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Man holding knee in pain.

Sports injuries happen to our bodies more often than we would like. Injuries can occur whether you are competing on a team or doing regular exercise. But the body is not the only thing affected by an injury.

Injuries also impact the way we feel. Depending on the person and how bad the damage is, emotions can hit hard. You may feel bad because you cannot take part in the activity you enjoy. For some athletes, their sport is part of their identity, and they lose a sense of themselves if they can no longer play. If sports are the source of friendships, not joining in might leave you feeling lonely or left out.

Most people think of physical therapy to address pain, improve movement, and get back to their sport. However, physical therapists also can help with the emotional and mental effects of an injury.

Emotional Response to Injury

Your favorite sport can become a part of who you are. Your goals for improving or competing can be a big part of life. Your sport may be a source of joy. However, when an injury occurs, your ability to continue your sport may seem uncertain. You also may feel alone and separated from your team. Some people feel depressed or fear they may not play again or at the same level as before. These are all normal feelings.

The recovery process can include bouts of anger, sadness, frustration, and lack of motivation. Most people have ups and downs but cope well. For some people, though, these mental health factors can have an impact on recovery. Part of recovery is to find ways to bring back what was positive about your sport for you. Physical therapists understand how mental and physical wellness go together. They can help you address some of the emotional responses as well as your physical recovery.

The Role of Physical Therapy

Physical therapists play a role in both physical and mental recovery after a sports injury. They know that when your body is injured, your mind can hurt too. They will work with you to help you recover to the fullest extent possible.

A physical therapist can teach you ways to stay as active as possible during recovery, which can help your mental wellness. They will coach and encourage you and help you set goals to achieve small wins along the way. Physical therapists can help you to stay focused on the positives.

Physical therapy treatment for sports injuries may include hands-on care as well as:

  • Balance, strength, and mobility exercises.
  • Patient education. A physical therapist can help you understand your injury and the recovery process and help you stay positive.
  • Monitoring your progress and the emotional aspects of recovery to help your body and mind work together.
  • Helping you set realistic goals that help you improve and stay focused during your recovery journey.
  • Suggesting ways for you to stay involved with your sport or as part of the team while you recover.
  • Recommending safe physical activities that you can do while you recover. They also will tell you what activities to avoid.

Many people come out of physical therapy and injury stronger, more fit, and more focused than before. Physical therapists can look for weaknesses and muscle imbalances that may have affected your past performance. They provide strategies to prevent future injuries. Physical therapists also can recommend ways to build strength while you recover that may help to improve performance when you return to your primary sport. You can contact a physical therapist directly for an evaluation. To find a physical therapist in your area, visit Find a PT.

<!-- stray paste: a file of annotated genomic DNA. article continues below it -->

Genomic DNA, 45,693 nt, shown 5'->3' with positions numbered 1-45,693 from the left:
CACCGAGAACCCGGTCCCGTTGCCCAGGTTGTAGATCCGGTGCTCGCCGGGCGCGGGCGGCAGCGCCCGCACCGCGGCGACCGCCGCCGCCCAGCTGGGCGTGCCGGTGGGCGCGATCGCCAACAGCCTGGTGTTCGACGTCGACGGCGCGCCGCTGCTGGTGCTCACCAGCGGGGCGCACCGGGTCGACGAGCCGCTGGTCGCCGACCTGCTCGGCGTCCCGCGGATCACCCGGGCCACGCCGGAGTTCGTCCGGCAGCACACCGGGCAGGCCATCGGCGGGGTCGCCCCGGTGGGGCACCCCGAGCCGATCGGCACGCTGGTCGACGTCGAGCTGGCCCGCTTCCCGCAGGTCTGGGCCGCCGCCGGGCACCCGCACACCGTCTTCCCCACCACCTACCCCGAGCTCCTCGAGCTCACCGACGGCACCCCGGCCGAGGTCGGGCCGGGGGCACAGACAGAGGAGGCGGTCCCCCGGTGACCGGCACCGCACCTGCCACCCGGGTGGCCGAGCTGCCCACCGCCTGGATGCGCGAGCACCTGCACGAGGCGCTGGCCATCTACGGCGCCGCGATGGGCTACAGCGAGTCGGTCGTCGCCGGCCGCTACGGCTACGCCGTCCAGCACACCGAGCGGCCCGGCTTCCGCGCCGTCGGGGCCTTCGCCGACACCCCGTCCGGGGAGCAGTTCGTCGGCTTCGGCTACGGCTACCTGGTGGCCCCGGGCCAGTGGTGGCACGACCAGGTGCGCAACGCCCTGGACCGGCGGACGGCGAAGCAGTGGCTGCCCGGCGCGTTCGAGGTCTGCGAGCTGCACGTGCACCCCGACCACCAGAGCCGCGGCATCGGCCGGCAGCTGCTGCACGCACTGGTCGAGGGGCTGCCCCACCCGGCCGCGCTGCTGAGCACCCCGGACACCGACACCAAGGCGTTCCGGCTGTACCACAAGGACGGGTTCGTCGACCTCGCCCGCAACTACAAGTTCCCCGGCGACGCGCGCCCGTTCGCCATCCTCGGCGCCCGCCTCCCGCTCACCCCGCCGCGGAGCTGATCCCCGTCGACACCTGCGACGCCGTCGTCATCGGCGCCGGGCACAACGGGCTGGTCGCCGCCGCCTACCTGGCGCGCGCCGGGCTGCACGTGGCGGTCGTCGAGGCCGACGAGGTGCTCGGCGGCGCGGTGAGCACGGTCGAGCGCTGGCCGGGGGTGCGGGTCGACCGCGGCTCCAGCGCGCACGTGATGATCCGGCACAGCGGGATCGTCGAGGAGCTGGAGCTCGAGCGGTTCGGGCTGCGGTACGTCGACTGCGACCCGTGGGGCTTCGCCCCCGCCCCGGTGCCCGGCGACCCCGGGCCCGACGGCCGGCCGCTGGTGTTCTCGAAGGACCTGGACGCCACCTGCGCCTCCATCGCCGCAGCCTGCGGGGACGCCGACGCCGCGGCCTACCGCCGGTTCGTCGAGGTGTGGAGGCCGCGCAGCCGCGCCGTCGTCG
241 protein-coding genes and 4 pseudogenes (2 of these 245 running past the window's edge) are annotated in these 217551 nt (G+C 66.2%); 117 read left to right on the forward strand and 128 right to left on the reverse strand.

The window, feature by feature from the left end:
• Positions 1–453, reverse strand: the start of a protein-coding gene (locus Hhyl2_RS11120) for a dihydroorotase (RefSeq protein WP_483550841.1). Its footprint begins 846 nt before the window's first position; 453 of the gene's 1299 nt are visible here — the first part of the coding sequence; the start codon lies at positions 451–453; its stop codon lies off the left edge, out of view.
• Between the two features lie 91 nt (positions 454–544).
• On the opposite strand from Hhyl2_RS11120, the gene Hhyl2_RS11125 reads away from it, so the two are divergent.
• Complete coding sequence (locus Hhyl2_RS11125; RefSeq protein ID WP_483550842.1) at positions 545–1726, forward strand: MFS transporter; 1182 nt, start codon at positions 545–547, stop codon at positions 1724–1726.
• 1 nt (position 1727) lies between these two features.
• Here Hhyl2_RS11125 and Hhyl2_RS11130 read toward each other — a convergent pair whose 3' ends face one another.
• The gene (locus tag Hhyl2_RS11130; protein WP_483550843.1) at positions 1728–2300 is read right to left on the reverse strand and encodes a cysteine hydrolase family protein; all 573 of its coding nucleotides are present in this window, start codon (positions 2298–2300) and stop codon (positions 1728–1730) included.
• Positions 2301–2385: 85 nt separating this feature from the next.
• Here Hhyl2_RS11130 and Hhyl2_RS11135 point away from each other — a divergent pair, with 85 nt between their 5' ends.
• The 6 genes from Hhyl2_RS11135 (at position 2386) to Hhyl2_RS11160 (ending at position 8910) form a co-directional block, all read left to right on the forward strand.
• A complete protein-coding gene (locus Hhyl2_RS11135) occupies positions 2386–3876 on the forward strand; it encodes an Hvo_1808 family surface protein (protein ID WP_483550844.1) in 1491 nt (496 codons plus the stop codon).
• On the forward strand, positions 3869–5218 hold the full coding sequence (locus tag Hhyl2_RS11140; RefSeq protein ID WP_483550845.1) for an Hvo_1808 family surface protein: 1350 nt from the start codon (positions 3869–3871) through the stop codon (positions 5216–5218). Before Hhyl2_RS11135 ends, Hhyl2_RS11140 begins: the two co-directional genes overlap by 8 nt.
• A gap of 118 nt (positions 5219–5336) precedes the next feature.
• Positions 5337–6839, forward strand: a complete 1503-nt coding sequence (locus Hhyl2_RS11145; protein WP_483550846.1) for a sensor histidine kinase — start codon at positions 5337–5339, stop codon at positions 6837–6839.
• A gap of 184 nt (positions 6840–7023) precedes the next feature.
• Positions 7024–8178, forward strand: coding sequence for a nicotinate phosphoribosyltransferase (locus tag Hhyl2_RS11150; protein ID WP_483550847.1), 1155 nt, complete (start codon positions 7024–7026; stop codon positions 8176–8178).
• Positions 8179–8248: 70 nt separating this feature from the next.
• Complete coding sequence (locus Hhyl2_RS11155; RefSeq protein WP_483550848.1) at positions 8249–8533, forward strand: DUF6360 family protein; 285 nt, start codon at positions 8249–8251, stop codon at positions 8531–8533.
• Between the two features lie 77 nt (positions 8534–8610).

Tips for Managing the Physical and Mental Aspects of a Sports Injury

Try to be realistic about your injury and the time it will take to recover. Recovery times vary. Your recovery will depend on the type of injury, whether you had surgery, and the demands of the sport to which you wish to return. You may have very high expectations, but it is important not to push yourself beyond what your physical therapist recommends.

Here are some tips to consider:

  • Talk to your physical therapist about your goals, anxieties, and concerns. They will listen. Often people feel better talking about their situation.
  • Set realistic goals based on guidance from your physical therapist. Work with your physical therapist to develop short- and long-term goals that move you forward.
  • Expect that you may have minor setbacks along your path to recovery. Setbacks are normal, but you might need help to overcome them. Your physical therapist can help you address these setbacks.
  • Follow instructions for how much force you can put on your injury.
  • Only begin a gradual return to your regular activity once your physical therapist says it’s safe.
  • Stay active. Your physical therapist can recommend ways to help you keep your fitness during recovery. Staying active also can reduce the mental stress of being injured.
  • Learn as much as you can about your injury and how people recover.

For some people, feelings of loss after an injury can overwhelm them. If you have a severe mental health response, or turn to alcohol or drugs, seek the help of a licensed sports psychologist or counselor. If you feel hopeless, or have thoughts of suicide, contact your local crisis hotline, or use the resources below.

Physical therapists are movement experts. They improve quality of life through hands-on care, patient education, and prescribed movement. 

Find a PT Near You!

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Mind, body, and sport: how being injured affects mental health. NCAA Sport Science Institute. . Accessed June 30, 2021.

Putukian M. The psychological response to injury in student athletes: a narrative review with a focus on mental health. Br J Sports Med. 2016;50(3):145–148. Article Summary in PubMed.

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